Letters from the Issue of January 23, 2002

Go to Cuba, but do so legally

Erin Ploss-Campoamor

Inside Cuba, Outside the Law?

Bad, bad idea: Regarding Kirk Nielsen's story about Will Adams and his dispute with the U.S. Treasury Department ("The Will Adams Embargo," January 9), although Will's experience is unfortunate and unfair, the article sends a dangerous and irresponsible message -- that it's safer to travel to Cuba illegally than it is to travel under the legal guidelines. This is not true, as increasing numbers of people are being fined and prosecuted, sometimes months after the fact.

Whether we agree with the laws or not, it's important that we respect them and do our homework. Apparently Will Adams tried to respect the law but didn't do his homework. His problem is not that he reported his trip to Cuba, or that he didn't spend any money there, or even that he went to Cuba at all. It's that he was unable to substantiate, on paper, that local expenditures were covered by a third-country entity -- namely "Canadian Jack." This falls under the category of "fully hosted" travel, which has lately come under increased scrutiny anyway. A letter and some grocery receipts from Jack might have made all the difference for Will.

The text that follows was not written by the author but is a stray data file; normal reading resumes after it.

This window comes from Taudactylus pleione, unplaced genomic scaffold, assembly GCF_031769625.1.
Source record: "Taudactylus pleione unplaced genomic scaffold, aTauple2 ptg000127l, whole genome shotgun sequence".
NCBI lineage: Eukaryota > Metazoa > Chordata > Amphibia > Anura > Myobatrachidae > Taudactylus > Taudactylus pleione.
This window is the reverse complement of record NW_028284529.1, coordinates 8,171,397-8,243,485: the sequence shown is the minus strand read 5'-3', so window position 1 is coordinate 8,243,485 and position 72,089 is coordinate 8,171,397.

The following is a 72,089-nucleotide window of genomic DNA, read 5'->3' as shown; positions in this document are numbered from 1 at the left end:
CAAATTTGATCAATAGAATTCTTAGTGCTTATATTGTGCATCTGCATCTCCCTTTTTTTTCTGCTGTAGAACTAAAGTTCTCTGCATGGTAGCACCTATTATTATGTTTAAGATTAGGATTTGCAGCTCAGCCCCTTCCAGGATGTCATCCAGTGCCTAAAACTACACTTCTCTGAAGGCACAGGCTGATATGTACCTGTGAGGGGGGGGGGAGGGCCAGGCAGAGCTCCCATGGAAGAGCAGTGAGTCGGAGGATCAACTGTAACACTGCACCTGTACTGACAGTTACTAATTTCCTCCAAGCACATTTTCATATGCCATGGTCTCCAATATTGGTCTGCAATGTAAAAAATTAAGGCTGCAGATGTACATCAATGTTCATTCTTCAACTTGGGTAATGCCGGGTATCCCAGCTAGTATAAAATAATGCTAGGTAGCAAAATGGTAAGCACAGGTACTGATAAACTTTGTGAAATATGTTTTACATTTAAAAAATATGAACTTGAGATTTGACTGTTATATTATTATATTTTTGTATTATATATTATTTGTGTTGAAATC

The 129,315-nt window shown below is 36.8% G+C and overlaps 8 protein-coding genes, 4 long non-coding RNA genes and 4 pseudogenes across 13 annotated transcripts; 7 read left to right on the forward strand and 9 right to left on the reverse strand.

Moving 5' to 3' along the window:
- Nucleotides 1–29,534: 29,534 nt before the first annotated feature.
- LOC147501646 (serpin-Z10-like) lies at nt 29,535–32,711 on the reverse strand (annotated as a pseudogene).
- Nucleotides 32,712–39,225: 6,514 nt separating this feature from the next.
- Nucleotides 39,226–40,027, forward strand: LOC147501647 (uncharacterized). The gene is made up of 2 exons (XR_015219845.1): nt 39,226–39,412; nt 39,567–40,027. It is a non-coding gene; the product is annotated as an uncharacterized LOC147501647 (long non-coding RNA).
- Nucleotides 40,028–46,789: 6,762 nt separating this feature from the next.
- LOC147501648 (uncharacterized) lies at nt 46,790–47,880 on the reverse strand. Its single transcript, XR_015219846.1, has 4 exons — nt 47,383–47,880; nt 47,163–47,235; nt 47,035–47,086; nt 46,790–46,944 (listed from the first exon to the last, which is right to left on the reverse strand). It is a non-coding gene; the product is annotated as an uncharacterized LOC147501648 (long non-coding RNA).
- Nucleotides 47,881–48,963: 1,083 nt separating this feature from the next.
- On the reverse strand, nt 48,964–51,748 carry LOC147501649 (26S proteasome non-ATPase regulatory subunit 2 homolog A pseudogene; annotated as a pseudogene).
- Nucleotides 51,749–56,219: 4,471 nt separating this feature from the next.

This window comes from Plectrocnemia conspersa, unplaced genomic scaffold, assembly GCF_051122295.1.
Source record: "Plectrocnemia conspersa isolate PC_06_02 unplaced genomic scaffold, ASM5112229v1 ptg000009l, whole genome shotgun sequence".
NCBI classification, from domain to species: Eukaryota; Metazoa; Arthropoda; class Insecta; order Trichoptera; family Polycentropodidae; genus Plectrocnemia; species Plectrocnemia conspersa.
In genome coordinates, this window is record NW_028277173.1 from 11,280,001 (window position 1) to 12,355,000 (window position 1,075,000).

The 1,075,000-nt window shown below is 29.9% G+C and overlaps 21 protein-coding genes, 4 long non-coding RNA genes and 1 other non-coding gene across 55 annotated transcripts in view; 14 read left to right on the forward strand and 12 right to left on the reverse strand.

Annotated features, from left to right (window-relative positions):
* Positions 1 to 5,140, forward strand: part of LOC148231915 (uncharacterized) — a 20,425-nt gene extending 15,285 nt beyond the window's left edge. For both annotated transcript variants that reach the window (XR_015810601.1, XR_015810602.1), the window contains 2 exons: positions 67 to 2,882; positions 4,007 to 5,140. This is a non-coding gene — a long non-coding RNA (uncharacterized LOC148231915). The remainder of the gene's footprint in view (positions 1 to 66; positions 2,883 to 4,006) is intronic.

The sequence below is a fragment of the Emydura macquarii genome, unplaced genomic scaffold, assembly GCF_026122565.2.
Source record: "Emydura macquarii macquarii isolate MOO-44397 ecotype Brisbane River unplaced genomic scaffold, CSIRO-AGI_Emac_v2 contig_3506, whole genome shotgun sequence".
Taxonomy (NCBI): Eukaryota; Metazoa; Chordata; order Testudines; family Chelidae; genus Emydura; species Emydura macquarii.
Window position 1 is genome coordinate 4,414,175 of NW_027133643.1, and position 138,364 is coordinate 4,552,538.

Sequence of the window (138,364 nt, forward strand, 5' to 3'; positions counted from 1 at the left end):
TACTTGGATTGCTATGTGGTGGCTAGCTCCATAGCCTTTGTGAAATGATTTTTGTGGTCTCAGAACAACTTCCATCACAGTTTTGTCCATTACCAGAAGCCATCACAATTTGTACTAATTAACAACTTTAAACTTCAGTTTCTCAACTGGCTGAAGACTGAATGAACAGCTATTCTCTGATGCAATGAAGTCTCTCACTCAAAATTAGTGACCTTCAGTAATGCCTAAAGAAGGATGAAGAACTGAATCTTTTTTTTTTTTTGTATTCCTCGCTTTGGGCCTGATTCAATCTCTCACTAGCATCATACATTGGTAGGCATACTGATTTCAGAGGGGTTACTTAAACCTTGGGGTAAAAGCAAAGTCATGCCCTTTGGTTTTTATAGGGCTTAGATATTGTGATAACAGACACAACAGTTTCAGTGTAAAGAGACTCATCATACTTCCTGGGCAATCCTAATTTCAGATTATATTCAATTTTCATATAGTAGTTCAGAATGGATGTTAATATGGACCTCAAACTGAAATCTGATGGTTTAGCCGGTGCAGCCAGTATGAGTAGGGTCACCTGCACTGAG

Rather than focus on the value of sneaking under the radar in order to go to Cuba, I would like to point out that thousands of people do travel to Cuba legally every year, by boat and by plane, whether as journalists, family members, or as part of intercultural and academic exchanges. Travel to Cuba is something not to be done informally or lightly, but almost anyone who really wants to go can find a way to do it legally.

I truly hope Will receives the appeal he deserves and that he reaches out to the Center for Constitutional Rights (http://www.ccr-ny.org/). The lesson to be learned from his experience is not that it's better to forget the rules and travel freeform, but the importance of following the letter of the law, not just in action but also in documentation. I would hate to think this article will encourage people to drop the effort to travel legally and to just go, risking five-figure fines and other consequences.

Rachel Faro
Miami Beach

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